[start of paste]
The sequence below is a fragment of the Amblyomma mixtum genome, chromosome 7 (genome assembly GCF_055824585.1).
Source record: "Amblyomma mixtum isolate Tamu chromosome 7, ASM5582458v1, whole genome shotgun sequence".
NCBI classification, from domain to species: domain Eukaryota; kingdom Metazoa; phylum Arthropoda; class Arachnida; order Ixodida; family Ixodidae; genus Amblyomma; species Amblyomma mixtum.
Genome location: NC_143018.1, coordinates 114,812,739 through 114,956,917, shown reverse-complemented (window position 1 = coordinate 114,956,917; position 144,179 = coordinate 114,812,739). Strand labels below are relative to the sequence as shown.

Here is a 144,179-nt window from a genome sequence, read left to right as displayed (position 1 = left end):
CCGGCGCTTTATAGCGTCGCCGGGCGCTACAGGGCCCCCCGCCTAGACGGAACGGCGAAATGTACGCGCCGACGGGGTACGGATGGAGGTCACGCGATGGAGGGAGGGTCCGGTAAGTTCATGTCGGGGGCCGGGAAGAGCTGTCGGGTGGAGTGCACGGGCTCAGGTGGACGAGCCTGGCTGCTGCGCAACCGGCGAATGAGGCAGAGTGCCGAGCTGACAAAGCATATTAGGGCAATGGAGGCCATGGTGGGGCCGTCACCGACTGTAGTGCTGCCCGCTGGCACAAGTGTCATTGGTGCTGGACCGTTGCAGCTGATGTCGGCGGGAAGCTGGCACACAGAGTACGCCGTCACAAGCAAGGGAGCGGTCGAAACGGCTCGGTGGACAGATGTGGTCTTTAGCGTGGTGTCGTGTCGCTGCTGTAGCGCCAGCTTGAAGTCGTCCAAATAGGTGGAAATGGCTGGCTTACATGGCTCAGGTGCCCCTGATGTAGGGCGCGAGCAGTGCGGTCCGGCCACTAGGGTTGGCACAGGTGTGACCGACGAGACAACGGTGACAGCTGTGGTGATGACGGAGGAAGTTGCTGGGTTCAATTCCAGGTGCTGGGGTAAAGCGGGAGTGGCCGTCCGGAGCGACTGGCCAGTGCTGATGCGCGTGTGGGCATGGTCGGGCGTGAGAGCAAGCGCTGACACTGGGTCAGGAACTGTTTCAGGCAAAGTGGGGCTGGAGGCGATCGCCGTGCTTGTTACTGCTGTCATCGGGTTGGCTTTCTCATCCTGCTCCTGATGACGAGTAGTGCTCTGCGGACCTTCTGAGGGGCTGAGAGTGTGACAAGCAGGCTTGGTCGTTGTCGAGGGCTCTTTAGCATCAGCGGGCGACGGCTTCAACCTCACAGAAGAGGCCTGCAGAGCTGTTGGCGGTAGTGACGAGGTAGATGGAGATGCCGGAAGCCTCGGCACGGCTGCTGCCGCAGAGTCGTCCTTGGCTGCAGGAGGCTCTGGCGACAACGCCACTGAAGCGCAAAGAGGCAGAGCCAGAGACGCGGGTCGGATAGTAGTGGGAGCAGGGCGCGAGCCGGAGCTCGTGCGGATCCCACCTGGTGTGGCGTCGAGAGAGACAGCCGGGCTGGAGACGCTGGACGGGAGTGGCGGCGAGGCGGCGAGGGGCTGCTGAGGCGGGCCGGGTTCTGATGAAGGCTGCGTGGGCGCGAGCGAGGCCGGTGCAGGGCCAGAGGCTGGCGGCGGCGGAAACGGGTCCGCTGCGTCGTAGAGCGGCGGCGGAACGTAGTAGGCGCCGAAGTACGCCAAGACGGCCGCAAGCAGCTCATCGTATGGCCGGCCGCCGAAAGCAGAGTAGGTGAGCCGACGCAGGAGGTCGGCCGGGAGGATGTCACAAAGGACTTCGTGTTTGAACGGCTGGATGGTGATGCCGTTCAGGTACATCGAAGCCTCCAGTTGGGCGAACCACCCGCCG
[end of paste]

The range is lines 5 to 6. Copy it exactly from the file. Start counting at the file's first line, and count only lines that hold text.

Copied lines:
Here is a 144,179-nt window from a genome sequence, read left to right as displayed (position 1 = left end):
CCGGCGCTTTATAGCGTCGCCGGGCGCTACAGGGCCCCCCGCCTAGACGGAACGGCGAAATGTACGCGCCGACGGGGTACGGATGGAGGTCACGCGATGGAGGGAGGGTCCGGTAAGTTCATGTCGGGGGCCGGGAAGAGCTGTCGGGTGGAGTGCACGGGCTCAGGTGGACGAGCCTGGCTGCTGCGCAACCGGCGAATGAGGCAGAGTGCCGAGCTGACAAAGCATATTAGGGCAATGGAGGCCATGGTGGGGCCGTCACCGACTGTAGTGCTGCCCGCTGGCACAAGTGTCATTGGTGCTGGACCGTTGCAGCTGATGTCGGCGGGAAGCTGGCACACAGAGTACGCCGTCACAAGCAAGGGAGCGGTCGAAACGGCTCGGTGGACAGATGTGGTCTTTAGCGTGGTGTCGTGTCGCTGCTGTAGCGCCAGCTTGAAGTCGTCCAAATAGGTGGAAATGGCTGGCTTACATGGCTCAGGTGCCCCTGATGTAGGGCGCGAGCAGTGCGGTCCGGCCACTAGGGTTGGCACAGGTGTGACCGACGAGACAACGGTGACAGCTGTGGTGATGACGGAGGAAGTTGCTGGGTTCAATTCCAGGTGCTGGGGTAAAGCGGGAGTGGCCGTCCGGAGCGACTGGCCAGTGCTGATGCGCGTGTGGGCATGGTCGGGCGTGAGAGCAAGCGCTGACACTGGGTCAGGAACTGTTTCAGGCAAAGTGGGGCTGGAGGCGATCGCCGTGCTTGTTACTGCTGTCATCGGGTTGGCTTTCTCATCCTGCTCCTGATGACGAGTAGTGCTCTGCGGACCTTCTGAGGGGCTGAGAGTGTGACAAGCAGGCTTGGTCGTTGTCGAGGGCTCTTTAGCATCAGCGGGCGACGGCTTCAACCTCACAGAAGAGGCCTGCAGAGCTGTTGGCGGTAGTGACGAGGTAGATGGAGATGCCGGAAGCCTCGGCACGGCTGCTGCCGCAGAGTCGTCCTTGGCTGCAGGAGGCTCTGGCGACAACGCCACTGAAGCGCAAAGAGGCAGAGCCAGAGACGCGGGTCGGATAGTAGTGGGAGCAGGGCGCGAGCCGGAGCTCGTGCGGATCCCACCTGGTGTGGCGTCGAGAGAGACAGCCGGGCTGGAGACGCTGGACGGGAGTGGCGGCGAGGCGGCGAGGGGCTGCTGAGGCGGGCCGGGTTCTGATGAAGGCTGCGTGGGCGCGAGCGAGGCCGGTGCAGGGCCAGAGGCTGGCGGCGGCGGAAACGGGTCCGCTGCGTCGTAGAGCGGCGGCGGAACGTAGTAGGCGCCGAAGTACGCCAAGACGGCCGCAAGCAGCTCATCGTATGGCCGGCCGCCGAAAGCAGAGTAGGTGAGCCGACGCAGGAGGTCGGCCGGGAGGATGTCACAAAGGACTTCGTGTTTGAACGGCTGGATGGTGATGCCGTTCAGGTACATCGAAGCCTCCAGTTGGGCGAACCACCCGCCG